You’re in luck if you have a shed with a tin roof on it; when you hear the plunk, plunk of acorns, you know cooler weather is on the way. In many parts of the country, that means a killing frost isn’t far behind. While the squirrels scramble to stash the nuts, the rest of us need to bring in any flowers and vegetables we want to save.
Autumn is a great time to save seeds from your garden, but don’t bother with the seeds of hybrid plants. Most hybrid seeds are sterile, or they won’t grow true-to-type, which simply means they won’t produce plants that look like the one you started with.
Heirloom seeds are another story.
Heirlooms are plants that have been around for fifty years or more, and they’re open pollinated—that is, their seeds produce baby plants that look like the parent. Most have adapted over time to whatever climate and soil they’ve been grown in, so they’re unusually resistant to pests and diseases.
(Hybrids are great, too; where would we be without tomatoes bred to resist diseases? Diversity is good for the garden, just as it is elsewhere in life.)
Besides being easy to grow, many heirloom flowers have rich perfumes. Heirloom fruits and vegetables usually taste better than hybrids created to store on supermarket shelves. Even their names evoke their wonderful traits: ‘Fragrant Delight’ heliotropes, ‘Ice Cream’ watermelons, and ‘Golden Sweet’ snow peas.
The end of the growing season is prime-time for collecting heirloom seeds. For flowers, allow some of your healthiest and most beautiful blooms dry on the stalks. They’re the ones whose genetics you want to preserve.
Watch for seed pods, heads, or capsules to form, and harvest the seeds when they mature.
For fruits and vegetables, scoop out the seeds of ripe melons, eggplants, squash, and peppers, and rinse them off. Pick bean and pea pods when you can shake them and hear the seeds rattle.
To save tomato seeds, cut ripe tomatoes in half, and squeeze them over a clean glass jar filled with water. Stir gently.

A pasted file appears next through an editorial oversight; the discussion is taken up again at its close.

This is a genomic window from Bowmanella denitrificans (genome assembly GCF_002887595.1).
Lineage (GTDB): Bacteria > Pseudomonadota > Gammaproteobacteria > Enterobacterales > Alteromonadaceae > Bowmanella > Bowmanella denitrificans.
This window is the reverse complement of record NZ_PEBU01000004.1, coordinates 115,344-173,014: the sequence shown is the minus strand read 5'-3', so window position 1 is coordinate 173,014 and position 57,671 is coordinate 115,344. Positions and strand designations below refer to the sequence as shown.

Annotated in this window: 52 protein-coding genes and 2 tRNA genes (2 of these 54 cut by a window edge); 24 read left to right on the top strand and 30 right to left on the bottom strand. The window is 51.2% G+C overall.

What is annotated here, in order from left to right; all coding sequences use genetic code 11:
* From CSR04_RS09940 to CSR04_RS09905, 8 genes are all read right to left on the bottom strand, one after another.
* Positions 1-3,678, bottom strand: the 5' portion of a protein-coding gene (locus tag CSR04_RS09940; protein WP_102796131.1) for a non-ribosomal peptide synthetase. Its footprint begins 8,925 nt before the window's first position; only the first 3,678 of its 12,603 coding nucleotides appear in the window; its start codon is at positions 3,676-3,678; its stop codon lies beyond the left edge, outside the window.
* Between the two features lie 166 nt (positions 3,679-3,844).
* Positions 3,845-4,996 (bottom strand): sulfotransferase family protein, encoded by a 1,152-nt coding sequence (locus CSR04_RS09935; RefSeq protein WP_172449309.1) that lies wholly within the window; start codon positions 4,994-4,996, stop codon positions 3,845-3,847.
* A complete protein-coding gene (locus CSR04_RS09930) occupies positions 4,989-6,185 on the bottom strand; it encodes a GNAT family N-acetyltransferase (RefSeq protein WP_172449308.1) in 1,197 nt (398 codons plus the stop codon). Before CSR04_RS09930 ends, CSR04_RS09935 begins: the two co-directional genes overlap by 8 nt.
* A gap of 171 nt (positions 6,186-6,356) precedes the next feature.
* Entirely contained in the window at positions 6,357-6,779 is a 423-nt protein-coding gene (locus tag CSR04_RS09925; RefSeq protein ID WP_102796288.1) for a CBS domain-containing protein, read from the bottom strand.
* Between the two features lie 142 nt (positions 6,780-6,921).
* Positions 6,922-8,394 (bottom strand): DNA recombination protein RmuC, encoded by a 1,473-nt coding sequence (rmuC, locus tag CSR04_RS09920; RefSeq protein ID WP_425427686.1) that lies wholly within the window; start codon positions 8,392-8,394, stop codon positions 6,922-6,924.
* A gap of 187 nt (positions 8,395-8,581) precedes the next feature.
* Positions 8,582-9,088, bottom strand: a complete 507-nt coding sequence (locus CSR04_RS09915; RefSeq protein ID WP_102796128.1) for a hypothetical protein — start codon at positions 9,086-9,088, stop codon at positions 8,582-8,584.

Let the pulpy mixture ferment for a few days, then add more water and stir again. The good seeds will sink while the undesirable ones float. Carefully pour off the water and rinse until only good seeds remain.
Not all plants are good candidates for seed-saving. Biennials won’t form seeds until their second year in the garden. It’s also better to buy tiny, hard-to-handle seeds, or those that have tough pods that are difficult to open.
Allow your seeds to dry thoroughly before labeling and storing them in a cool, dry, dark place. Many will stay viable for years.
And consider leaving some seeds on your plants for hungry animals and birds. You may see goldfinches plucking the dried seeds of coneflowers, or a turtle munching an overripe muskmelon. One melon isn’t a bad trade for the fun of watching wildlife on some quiet afternoon.
Seeds are tiny genetic packets of good taste or great beauty, just waiting to sprout and grow—one more thing to be grateful for in the season of thanksgiving.
Lynn Coulter is the author of Gardening with Heirloom Seeds: Tried-and-True Flowers, Fruits, & Vegetables for a New Generation (UNC Press).
Sunflower image: Shutterstock/SusaZoom
Poppy seeds image: Shutterstock/Andris Tkacenko
Seed image: Shutterstock/amenic181
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